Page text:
SRIHARIKOTA: The Indian Space Research Organisation (Isro) successfully placed earth observation satellite EOS-06 in its orbit on Saturday.
Isro’s workhorse Polar Satellite Launch Vehicle (PSLV) lifted off from the first launch pad at Sriharikota spaceport at 11.56am in a two-hour multi-orbit launch mission. The primary payload onboard PSLV-C54 was the EOS-06. The 1117kg earth observation satellite was built by UR Rao Satellite Centre, Isro. The others onboard PSLV are eight nano satellites, including India’s first privately built earth observation satellite Anand.
Around 17.17 minutes after lift-off, the rocket’s fourth stage injected EOS-06 (Oceansat-3) into a 742.7km orbit. EOS-06 is a third-generation satellite in the Oceansat series. This is to provide continuity services of Oceansat-2 spacecraft with enhanced payload specifications as well as application areas. The payloads in the satellite include ocean colour monitor, sea surface temperature monitor, Ku-band scatterometer and Argos.
After placing EOS-06 in orbit, rocket’s PS4 would change orbits to a 516km sun synchronous polar orbit to place the rest of the satellites in the next one hour. The satellites include two Thybolt satellites, communication payloads made by Dhruva Space to enable rapid technology demonstration and constellation development for multiple users.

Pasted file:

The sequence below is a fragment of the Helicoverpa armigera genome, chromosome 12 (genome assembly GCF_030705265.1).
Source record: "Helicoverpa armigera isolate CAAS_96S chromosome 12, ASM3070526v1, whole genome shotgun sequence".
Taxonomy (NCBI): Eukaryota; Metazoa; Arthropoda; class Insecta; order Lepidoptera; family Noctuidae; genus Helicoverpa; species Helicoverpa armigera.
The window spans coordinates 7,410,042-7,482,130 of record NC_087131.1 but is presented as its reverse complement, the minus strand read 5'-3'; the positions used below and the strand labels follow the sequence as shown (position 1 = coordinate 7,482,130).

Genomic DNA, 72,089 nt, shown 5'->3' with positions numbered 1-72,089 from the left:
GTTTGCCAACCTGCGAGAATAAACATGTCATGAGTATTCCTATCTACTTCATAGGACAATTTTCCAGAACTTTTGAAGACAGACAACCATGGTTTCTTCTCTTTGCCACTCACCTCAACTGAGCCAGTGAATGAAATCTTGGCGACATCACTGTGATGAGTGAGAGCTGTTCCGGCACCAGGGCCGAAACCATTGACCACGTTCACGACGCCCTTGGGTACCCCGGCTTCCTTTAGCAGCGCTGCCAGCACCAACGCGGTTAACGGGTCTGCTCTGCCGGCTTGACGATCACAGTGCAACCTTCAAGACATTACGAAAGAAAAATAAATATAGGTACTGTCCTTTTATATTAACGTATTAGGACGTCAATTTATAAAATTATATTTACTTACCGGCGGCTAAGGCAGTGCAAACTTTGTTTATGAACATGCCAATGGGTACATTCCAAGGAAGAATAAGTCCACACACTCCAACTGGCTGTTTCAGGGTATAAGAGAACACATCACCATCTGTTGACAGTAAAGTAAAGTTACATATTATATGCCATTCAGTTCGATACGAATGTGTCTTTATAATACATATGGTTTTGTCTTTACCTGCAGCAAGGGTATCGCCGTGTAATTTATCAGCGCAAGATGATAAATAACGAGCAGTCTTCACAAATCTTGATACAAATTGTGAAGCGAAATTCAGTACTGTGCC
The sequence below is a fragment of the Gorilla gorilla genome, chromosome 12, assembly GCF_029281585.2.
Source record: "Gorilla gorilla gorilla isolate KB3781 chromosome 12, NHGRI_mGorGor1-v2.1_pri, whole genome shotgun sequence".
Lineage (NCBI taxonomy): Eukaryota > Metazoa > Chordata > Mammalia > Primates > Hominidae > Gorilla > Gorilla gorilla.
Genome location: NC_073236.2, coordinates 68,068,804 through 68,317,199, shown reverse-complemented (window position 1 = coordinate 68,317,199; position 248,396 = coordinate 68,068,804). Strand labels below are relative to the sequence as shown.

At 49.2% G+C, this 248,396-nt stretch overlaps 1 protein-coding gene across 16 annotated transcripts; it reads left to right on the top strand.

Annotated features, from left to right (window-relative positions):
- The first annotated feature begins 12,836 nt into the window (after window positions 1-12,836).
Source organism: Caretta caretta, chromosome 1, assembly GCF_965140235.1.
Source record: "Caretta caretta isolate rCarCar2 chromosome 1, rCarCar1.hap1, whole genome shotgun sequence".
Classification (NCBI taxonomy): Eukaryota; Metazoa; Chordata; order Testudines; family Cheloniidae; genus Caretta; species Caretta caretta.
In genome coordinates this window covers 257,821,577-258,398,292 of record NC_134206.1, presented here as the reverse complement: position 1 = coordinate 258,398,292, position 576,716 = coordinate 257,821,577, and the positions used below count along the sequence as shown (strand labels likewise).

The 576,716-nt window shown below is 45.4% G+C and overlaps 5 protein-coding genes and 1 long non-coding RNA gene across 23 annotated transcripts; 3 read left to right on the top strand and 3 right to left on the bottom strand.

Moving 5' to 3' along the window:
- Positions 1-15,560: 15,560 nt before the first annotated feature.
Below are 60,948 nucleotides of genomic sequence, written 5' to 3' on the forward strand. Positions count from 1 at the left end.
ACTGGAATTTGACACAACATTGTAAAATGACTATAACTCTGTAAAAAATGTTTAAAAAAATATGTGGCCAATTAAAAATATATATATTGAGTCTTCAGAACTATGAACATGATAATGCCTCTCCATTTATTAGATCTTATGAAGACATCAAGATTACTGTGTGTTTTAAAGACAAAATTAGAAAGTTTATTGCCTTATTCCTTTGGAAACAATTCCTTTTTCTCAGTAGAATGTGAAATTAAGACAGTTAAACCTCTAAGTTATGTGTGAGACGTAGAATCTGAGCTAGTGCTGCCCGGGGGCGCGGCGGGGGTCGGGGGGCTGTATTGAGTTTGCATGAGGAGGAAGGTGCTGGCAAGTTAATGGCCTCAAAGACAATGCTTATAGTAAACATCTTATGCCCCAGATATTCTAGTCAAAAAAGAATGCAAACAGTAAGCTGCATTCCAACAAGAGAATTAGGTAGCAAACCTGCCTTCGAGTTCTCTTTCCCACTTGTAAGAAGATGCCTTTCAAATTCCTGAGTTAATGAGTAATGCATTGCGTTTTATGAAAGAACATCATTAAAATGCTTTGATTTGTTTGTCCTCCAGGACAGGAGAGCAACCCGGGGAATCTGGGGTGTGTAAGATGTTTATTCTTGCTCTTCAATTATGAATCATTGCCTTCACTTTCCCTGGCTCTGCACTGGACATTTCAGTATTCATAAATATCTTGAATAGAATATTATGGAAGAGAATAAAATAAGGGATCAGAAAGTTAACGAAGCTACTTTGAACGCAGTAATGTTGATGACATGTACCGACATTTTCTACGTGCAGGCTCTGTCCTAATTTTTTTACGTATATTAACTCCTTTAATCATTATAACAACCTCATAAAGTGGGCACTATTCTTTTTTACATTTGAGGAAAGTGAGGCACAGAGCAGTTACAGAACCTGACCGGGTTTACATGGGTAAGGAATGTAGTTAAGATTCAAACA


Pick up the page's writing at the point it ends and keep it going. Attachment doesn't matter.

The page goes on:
It is followed by INS-2B satellite (India-Bhutan Sat) which would be injected into a 528.8km altitude. The Isro nano satellite-2 for Bhutan (INS-2B) has two payloads including NanoMx, a multispectral optical imaging payload developed by Space Applications Centre.
The rocket would place Anand nano satellite in a low earth orbit. The satellite is built by Bengaluru-based startup Pixxel. It is technology demonstrator to demonstrate the capabilities and commercial applications of miniaturized earth-observation camera for earth observation using a microsatellite.
Four nano satellites from US firm Spaceflight would also be injected into orbit. The satellites are a technology demonstrator for the Internet of Things as the payload.
Saturday’s mission is PSLV’s 56th flight and 24th flight of PSLV-XL version with six XL boosters.
“It’s the first phase of the mission. Performance of all stages and functions were exceedingly good. The satellite has also deployed solar panels very correctly. Mission is still not completed. We are waiting for PS4 to change orbit. It will go around the earth. Our team will monitor from the ground station,” Isro chairman S Somanath said.
Mission director S R Biju said, “PSLV never fails to deliver. It is all because of team Isro who always deliver. We are waiting impatiently to complete the mission.”




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By Bhushan K

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